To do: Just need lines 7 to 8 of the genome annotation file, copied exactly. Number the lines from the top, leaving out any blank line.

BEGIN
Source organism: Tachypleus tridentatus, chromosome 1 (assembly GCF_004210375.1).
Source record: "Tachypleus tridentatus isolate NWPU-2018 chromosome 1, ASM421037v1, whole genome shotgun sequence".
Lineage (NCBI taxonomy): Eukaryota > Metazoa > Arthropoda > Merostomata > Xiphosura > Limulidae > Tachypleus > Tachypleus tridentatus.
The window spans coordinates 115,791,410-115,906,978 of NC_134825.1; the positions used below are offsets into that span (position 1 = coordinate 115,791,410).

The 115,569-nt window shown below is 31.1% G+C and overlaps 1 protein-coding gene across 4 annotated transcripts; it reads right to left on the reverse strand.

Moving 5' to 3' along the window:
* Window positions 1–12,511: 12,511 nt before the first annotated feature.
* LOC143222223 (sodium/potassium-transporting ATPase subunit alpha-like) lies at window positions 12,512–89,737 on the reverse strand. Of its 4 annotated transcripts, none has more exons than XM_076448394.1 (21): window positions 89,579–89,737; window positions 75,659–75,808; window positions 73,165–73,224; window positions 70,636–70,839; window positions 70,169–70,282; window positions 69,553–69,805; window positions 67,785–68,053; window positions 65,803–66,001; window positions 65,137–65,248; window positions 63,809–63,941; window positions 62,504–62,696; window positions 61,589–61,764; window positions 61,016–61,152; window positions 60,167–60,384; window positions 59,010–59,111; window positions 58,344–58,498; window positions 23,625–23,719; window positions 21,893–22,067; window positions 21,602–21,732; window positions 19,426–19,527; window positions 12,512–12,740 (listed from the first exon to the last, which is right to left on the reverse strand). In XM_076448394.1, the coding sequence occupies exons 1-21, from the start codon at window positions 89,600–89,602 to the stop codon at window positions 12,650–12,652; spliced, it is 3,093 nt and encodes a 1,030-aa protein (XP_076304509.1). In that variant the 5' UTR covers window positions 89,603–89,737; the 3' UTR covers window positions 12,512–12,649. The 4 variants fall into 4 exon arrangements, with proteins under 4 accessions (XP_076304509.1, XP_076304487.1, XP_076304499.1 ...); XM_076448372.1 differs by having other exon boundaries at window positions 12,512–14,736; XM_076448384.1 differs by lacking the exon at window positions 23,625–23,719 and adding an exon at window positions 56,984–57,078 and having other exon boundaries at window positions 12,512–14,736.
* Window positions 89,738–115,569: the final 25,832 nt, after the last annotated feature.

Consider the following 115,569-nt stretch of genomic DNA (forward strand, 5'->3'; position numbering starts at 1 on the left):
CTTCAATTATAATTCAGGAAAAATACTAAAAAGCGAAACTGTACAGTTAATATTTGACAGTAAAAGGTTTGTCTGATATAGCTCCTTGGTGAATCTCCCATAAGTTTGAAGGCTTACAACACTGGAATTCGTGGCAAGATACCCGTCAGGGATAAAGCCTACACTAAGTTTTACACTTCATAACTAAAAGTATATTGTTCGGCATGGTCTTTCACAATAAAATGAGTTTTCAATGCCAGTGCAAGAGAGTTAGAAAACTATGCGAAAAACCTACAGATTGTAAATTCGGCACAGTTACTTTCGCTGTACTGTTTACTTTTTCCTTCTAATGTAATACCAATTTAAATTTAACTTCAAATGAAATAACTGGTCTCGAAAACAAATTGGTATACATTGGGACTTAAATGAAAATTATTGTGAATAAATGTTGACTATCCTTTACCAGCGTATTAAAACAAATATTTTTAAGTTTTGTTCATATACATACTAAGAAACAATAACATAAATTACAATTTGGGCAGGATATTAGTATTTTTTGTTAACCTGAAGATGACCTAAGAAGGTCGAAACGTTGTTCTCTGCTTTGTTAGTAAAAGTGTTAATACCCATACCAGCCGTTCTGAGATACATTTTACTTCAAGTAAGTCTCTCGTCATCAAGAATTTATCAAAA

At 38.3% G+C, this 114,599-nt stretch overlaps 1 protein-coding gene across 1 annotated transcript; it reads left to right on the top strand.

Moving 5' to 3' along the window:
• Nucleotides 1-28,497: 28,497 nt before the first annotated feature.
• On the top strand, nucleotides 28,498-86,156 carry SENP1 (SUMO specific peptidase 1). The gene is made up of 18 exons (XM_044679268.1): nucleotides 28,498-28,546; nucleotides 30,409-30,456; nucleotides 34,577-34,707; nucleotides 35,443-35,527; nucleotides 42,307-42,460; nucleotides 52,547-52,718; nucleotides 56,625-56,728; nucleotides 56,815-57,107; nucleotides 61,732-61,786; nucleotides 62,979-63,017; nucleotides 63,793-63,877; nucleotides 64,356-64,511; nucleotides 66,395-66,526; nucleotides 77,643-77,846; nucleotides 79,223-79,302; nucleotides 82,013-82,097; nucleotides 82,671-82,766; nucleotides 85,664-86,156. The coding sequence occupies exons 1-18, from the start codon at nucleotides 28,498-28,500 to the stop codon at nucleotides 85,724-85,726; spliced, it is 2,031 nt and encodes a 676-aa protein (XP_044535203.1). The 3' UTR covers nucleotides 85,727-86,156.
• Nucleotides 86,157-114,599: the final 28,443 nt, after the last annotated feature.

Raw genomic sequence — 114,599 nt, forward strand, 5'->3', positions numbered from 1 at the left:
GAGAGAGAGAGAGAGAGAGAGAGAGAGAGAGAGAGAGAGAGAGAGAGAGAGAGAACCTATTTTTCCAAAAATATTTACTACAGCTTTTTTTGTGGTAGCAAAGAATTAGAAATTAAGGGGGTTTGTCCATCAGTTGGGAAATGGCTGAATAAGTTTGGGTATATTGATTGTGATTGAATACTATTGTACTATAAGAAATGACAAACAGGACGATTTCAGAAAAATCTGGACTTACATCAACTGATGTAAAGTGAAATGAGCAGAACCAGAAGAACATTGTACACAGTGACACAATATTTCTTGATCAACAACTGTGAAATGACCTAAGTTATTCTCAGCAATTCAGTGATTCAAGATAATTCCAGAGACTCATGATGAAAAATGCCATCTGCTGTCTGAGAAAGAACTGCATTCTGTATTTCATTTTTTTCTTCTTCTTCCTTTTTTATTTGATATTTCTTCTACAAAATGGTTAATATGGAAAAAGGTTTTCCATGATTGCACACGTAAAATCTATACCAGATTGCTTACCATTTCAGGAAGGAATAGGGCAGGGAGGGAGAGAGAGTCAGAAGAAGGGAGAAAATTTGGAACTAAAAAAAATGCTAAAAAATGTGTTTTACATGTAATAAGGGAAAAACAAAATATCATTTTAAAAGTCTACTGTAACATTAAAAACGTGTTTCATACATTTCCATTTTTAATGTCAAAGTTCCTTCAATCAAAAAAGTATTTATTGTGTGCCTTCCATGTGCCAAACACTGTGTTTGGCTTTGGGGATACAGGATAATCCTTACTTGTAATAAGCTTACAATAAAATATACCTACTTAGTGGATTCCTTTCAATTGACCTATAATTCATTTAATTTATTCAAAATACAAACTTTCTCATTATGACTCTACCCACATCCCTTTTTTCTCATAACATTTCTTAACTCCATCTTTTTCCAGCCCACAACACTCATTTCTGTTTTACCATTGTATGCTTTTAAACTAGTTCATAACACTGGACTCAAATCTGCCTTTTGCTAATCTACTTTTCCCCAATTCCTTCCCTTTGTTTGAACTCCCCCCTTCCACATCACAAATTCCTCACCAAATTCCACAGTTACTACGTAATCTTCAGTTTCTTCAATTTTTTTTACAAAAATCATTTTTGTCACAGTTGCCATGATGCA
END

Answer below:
* Window positions 1–12,511: 12,511 nt before the first annotated feature.
* LOC143222223 (sodium/potassium-transporting ATPase subunit alpha-like) lies at window positions 12,512–89,737 on the reverse strand. Of its 4 annotated transcripts, none has more exons than XM_076448394.1 (21): window positions 89,579–89,737; window positions 75,659–75,808; window positions 73,165–73,224; window positions 70,636–70,839; window positions 70,169–70,282; window positions 69,553–69,805; window positions 67,785–68,053; window positions 65,803–66,001; window positions 65,137–65,248; window positions 63,809–63,941; window positions 62,504–62,696; window positions 61,589–61,764; window positions 61,016–61,152; window positions 60,167–60,384; window positions 59,010–59,111; window positions 58,344–58,498; window positions 23,625–23,719; window positions 21,893–22,067; window positions 21,602–21,732; window positions 19,426–19,527; window positions 12,512–12,740 (listed from the first exon to the last, which is right to left on the reverse strand). In XM_076448394.1, the coding sequence occupies exons 1-21, from the start codon at window positions 89,600–89,602 to the stop codon at window positions 12,650–12,652; spliced, it is 3,093 nt and encodes a 1,030-aa protein (XP_076304509.1). In that variant the 5' UTR covers window positions 89,603–89,737; the 3' UTR covers window positions 12,512–12,649. The 4 variants fall into 4 exon arrangements, with proteins under 4 accessions (XP_076304509.1, XP_076304487.1, XP_076304499.1 ...); XM_076448372.1 differs by having other exon boundaries at window positions 12,512–14,736; XM_076448384.1 differs by lacking the exon at window positions 23,625–23,719 and adding an exon at window positions 56,984–57,078 and having other exon boundaries at window positions 12,512–14,736.